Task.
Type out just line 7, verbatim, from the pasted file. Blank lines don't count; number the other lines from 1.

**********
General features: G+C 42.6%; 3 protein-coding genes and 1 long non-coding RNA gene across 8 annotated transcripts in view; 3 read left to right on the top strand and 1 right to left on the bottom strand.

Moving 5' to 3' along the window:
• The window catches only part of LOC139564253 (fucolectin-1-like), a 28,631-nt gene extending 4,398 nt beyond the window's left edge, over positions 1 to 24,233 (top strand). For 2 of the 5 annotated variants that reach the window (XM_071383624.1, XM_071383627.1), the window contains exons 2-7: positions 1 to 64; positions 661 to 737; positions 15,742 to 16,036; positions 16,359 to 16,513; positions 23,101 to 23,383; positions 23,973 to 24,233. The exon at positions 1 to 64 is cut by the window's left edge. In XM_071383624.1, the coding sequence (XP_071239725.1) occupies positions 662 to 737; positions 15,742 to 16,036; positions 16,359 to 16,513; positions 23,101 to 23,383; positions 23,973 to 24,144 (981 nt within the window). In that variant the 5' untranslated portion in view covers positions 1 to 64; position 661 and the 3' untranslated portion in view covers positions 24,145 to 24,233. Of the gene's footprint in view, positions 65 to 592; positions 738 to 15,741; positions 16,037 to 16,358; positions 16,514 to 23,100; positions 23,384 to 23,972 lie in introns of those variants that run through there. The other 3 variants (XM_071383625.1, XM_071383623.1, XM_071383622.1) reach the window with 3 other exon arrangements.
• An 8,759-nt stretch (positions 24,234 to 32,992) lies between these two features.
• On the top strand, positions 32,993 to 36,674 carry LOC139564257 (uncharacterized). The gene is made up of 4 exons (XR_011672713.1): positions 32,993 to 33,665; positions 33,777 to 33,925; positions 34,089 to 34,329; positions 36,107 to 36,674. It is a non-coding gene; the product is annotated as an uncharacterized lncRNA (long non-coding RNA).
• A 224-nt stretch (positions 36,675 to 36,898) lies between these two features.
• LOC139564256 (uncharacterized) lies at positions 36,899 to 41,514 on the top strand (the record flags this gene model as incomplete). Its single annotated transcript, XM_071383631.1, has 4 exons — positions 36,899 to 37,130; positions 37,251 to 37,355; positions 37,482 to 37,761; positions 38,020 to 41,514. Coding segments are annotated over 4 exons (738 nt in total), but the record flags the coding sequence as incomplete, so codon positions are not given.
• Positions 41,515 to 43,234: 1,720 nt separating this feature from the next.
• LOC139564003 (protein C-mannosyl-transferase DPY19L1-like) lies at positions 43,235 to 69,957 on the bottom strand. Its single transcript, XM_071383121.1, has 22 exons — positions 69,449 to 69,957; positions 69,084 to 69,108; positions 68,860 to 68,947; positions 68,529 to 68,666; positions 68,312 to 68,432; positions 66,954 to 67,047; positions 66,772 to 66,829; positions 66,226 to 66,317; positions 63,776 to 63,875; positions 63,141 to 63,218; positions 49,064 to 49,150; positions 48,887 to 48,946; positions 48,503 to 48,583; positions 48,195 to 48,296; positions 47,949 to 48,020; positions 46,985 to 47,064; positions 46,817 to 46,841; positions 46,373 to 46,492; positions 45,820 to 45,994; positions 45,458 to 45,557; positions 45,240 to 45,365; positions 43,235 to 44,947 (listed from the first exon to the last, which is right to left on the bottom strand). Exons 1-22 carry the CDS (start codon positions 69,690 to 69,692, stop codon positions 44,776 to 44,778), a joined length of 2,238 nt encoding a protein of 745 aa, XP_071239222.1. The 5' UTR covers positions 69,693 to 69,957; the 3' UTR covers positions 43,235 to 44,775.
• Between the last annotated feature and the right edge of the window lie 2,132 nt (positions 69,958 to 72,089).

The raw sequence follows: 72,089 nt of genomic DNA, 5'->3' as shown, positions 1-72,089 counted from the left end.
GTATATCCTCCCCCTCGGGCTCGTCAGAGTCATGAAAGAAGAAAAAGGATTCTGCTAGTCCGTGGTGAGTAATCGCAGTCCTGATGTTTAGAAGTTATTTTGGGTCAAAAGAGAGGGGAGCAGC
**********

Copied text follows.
• LOC139564256 (uncharacterized) lies at positions 36,899 to 41,514 on the top strand (the record flags this gene model as incomplete). Its single annotated transcript, XM_071383631.1, has 4 exons — positions 36,899 to 37,130; positions 37,251 to 37,355; positions 37,482 to 37,761; positions 38,020 to 41,514. Coding segments are annotated over 4 exons (738 nt in total), but the record flags the coding sequence as incomplete, so codon positions are not given.